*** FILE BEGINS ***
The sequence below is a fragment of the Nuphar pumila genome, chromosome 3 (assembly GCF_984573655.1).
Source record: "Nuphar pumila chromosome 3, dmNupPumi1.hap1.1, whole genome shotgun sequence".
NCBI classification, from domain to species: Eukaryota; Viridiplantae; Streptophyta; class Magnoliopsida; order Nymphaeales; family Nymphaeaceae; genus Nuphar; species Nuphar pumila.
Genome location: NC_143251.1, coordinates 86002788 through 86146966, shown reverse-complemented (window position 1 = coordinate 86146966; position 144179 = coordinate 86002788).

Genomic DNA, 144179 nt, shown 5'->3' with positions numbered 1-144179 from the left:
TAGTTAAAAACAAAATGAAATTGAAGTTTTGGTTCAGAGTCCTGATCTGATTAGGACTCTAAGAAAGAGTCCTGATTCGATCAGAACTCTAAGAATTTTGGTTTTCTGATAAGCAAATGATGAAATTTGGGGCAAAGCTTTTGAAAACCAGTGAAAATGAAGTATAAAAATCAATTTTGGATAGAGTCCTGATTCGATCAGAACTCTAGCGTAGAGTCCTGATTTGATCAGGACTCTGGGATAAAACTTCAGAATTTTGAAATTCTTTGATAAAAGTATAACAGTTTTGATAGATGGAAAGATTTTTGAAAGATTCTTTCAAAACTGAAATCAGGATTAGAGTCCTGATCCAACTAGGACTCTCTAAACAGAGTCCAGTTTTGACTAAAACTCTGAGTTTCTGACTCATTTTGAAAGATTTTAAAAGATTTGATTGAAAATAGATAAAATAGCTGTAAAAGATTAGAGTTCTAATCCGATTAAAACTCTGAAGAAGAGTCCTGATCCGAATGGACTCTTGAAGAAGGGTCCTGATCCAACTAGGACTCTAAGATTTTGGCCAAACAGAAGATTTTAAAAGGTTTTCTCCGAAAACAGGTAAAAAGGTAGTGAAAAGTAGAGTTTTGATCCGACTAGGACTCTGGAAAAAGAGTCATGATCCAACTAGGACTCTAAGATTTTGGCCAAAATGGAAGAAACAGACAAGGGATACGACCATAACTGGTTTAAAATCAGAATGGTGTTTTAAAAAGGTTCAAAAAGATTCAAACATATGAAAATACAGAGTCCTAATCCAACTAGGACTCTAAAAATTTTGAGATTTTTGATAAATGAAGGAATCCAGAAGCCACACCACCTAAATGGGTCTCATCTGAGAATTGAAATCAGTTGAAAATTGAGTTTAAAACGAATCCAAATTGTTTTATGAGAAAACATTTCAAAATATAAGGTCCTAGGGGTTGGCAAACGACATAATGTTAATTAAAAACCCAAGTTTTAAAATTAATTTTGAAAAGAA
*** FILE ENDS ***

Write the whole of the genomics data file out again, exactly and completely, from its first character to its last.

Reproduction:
The sequence below is a fragment of the Nuphar pumila genome, chromosome 3 (assembly GCF_984573655.1).
Source record: "Nuphar pumila chromosome 3, dmNupPumi1.hap1.1, whole genome shotgun sequence".
NCBI classification, from domain to species: Eukaryota; Viridiplantae; Streptophyta; class Magnoliopsida; order Nymphaeales; family Nymphaeaceae; genus Nuphar; species Nuphar pumila.
Genome location: NC_143251.1, coordinates 86002788 through 86146966, shown reverse-complemented (window position 1 = coordinate 86146966; position 144179 = coordinate 86002788).

Genomic DNA, 144179 nt, shown 5'->3' with positions numbered 1-144179 from the left:
TAGTTAAAAACAAAATGAAATTGAAGTTTTGGTTCAGAGTCCTGATCTGATTAGGACTCTAAGAAAGAGTCCTGATTCGATCAGAACTCTAAGAATTTTGGTTTTCTGATAAGCAAATGATGAAATTTGGGGCAAAGCTTTTGAAAACCAGTGAAAATGAAGTATAAAAATCAATTTTGGATAGAGTCCTGATTCGATCAGAACTCTAGCGTAGAGTCCTGATTTGATCAGGACTCTGGGATAAAACTTCAGAATTTTGAAATTCTTTGATAAAAGTATAACAGTTTTGATAGATGGAAAGATTTTTGAAAGATTCTTTCAAAACTGAAATCAGGATTAGAGTCCTGATCCAACTAGGACTCTCTAAACAGAGTCCAGTTTTGACTAAAACTCTGAGTTTCTGACTCATTTTGAAAGATTTTAAAAGATTTGATTGAAAATAGATAAAATAGCTGTAAAAGATTAGAGTTCTAATCCGATTAAAACTCTGAAGAAGAGTCCTGATCCGAATGGACTCTTGAAGAAGGGTCCTGATCCAACTAGGACTCTAAGATTTTGGCCAAACAGAAGATTTTAAAAGGTTTTCTCCGAAAACAGGTAAAAAGGTAGTGAAAAGTAGAGTTTTGATCCGACTAGGACTCTGGAAAAAGAGTCATGATCCAACTAGGACTCTAAGATTTTGGCCAAAATGGAAGAAACAGACAAGGGATACGACCATAACTGGTTTAAAATCAGAATGGTGTTTTAAAAAGGTTCAAAAAGATTCAAACATATGAAAATACAGAGTCCTAATCCAACTAGGACTCTAAAAATTTTGAGATTTTTGATAAATGAAGGAATCCAGAAGCCACACCACCTAAATGGGTCTCATCTGAGAATTGAAATCAGTTGAAAATTGAGTTTAAAACGAATCCAAATTGTTTTATGAGAAAACATTTCAAAATATAAGGTCCTAGGGGTTGGCAAACGACATAATGTTAATTAAAAACCCAAGTTTTAAAATTAATTTTGAAAAGAA